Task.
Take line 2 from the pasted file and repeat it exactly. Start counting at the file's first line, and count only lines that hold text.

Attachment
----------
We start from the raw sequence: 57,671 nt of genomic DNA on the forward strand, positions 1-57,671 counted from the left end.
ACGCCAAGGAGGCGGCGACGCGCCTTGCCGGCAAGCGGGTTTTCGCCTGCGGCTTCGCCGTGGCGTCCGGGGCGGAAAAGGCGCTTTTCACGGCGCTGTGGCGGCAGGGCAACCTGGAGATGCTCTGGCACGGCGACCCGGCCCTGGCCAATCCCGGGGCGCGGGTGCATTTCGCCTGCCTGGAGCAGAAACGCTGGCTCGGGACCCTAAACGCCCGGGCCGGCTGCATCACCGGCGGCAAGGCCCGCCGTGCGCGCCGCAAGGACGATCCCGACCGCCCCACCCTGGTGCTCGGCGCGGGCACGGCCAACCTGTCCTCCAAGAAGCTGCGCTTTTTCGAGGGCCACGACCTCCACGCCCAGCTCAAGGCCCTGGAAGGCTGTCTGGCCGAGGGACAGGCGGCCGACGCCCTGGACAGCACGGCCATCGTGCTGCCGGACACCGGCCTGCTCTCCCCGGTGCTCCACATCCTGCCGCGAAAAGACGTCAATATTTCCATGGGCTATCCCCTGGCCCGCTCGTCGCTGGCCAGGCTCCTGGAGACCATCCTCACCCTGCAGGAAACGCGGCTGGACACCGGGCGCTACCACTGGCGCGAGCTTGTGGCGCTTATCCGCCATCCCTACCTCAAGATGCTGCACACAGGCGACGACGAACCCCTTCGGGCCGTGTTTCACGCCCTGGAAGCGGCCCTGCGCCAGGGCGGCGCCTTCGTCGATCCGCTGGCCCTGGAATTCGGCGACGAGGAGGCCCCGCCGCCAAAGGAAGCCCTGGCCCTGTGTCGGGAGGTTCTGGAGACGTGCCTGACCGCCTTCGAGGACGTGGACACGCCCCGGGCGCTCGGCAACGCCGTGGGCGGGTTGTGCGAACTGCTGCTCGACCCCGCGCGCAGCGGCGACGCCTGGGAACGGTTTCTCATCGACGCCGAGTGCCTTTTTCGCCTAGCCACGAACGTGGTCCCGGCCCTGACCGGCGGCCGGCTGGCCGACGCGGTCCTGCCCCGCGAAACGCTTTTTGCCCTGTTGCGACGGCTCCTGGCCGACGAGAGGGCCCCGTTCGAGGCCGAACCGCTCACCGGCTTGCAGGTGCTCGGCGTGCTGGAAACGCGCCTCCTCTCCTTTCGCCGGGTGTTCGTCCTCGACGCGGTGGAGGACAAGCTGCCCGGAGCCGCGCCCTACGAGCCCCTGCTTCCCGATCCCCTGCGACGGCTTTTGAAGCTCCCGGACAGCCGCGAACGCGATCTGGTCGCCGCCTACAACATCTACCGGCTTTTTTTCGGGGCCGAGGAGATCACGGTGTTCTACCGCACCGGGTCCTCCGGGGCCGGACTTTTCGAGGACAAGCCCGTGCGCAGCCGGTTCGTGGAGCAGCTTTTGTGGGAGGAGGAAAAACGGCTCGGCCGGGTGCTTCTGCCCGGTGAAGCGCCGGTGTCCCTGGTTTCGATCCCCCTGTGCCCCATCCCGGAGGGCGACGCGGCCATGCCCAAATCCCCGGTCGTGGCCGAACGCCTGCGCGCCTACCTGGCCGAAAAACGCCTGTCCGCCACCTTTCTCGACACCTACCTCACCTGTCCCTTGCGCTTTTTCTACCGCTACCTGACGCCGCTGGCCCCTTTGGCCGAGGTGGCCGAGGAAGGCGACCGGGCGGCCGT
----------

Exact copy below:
ACGCCAAGGAGGCGGCGACGCGCCTTGCCGGCAAGCGGGTTTTCGCCTGCGGCTTCGCCGTGGCGTCCGGGGCGGAAAAGGCGCTTTTCACGGCGCTGTGGCGGCAGGGCAACCTGGAGATGCTCTGGCACGGCGACCCGGCCCTGGCCAATCCCGGGGCGCGGGTGCATTTCGCCTGCCTGGAGCAGAAACGCTGGCTCGGGACCCTAAACGCCCGGGCCGGCTGCATCACCGGCGGCAAGGCCCGCCGTGCGCGCCGCAAGGACGATCCCGACCGCCCCACCCTGGTGCTCGGCGCGGGCACGGCCAACCTGTCCTCCAAGAAGCTGCGCTTTTTCGAGGGCCACGACCTCCACGCCCAGCTCAAGGCCCTGGAAGGCTGTCTGGCCGAGGGACAGGCGGCCGACGCCCTGGACAGCACGGCCATCGTGCTGCCGGACACCGGCCTGCTCTCCCCGGTGCTCCACATCCTGCCGCGAAAAGACGTCAATATTTCCATGGGCTATCCCCTGGCCCGCTCGTCGCTGGCCAGGCTCCTGGAGACCATCCTCACCCTGCAGGAAACGCGGCTGGACACCGGGCGCTACCACTGGCGCGAGCTTGTGGCGCTTATCCGCCATCCCTACCTCAAGATGCTGCACACAGGCGACGACGAACCCCTTCGGGCCGTGTTTCACGCCCTGGAAGCGGCCCTGCGCCAGGGCGGCGCCTTCGTCGATCCGCTGGCCCTGGAATTCGGCGACGAGGAGGCCCCGCCGCCAAAGGAAGCCCTGGCCCTGTGTCGGGAGGTTCTGGAGACGTGCCTGACCGCCTTCGAGGACGTGGACACGCCCCGGGCGCTCGGCAACGCCGTGGGCGGGTTGTGCGAACTGCTGCTCGACCCCGCGCGCAGCGGCGACGCCTGGGAACGGTTTCTCATCGACGCCGAGTGCCTTTTTCGCCTAGCCACGAACGTGGTCCCGGCCCTGACCGGCGGCCGGCTGGCCGACGCGGTCCTGCCCCGCGAAACGCTTTTTGCCCTGTTGCGACGGCTCCTGGCCGACGAGAGGGCCCCGTTCGAGGCCGAACCGCTCACCGGCTTGCAGGTGCTCGGCGTGCTGGAAACGCGCCTCCTCTCCTTTCGCCGGGTGTTCGTCCTCGACGCGGTGGAGGACAAGCTGCCCGGAGCCGCGCCCTACGAGCCCCTGCTTCCCGATCCCCTGCGACGGCTTTTGAAGCTCCCGGACAGCCGCGAACGCGATCTGGTCGCCGCCTACAACATCTACCGGCTTTTTTTCGGGGCCGAGGAGATCACGGTGTTCTACCGCACCGGGTCCTCCGGGGCCGGACTTTTCGAGGACAAGCCCGTGCGCAGCCGGTTCGTGGAGCAGCTTTTGTGGGAGGAGGAAAAACGGCTCGGCCGGGTGCTTCTGCCCGGTGAAGCGCCGGTGTCCCTGGTTTCGATCCCCCTGTGCCCCATCCCGGAGGGCGACGCGGCCATGCCCAAATCCCCGGTCGTGGCCGAACGCCTGCGCGCCTACCTGGCCGAAAAACGCCTGTCCGCCACCTTTCTCGACACCTACCTCACCTGTCCCTTGCGCTTTTTCTACCGCTACCTGACGCCGCTGGCCCCTTTGGCCGAGGTGGCCGAGGAAGGCGACCGGGCGGCCGT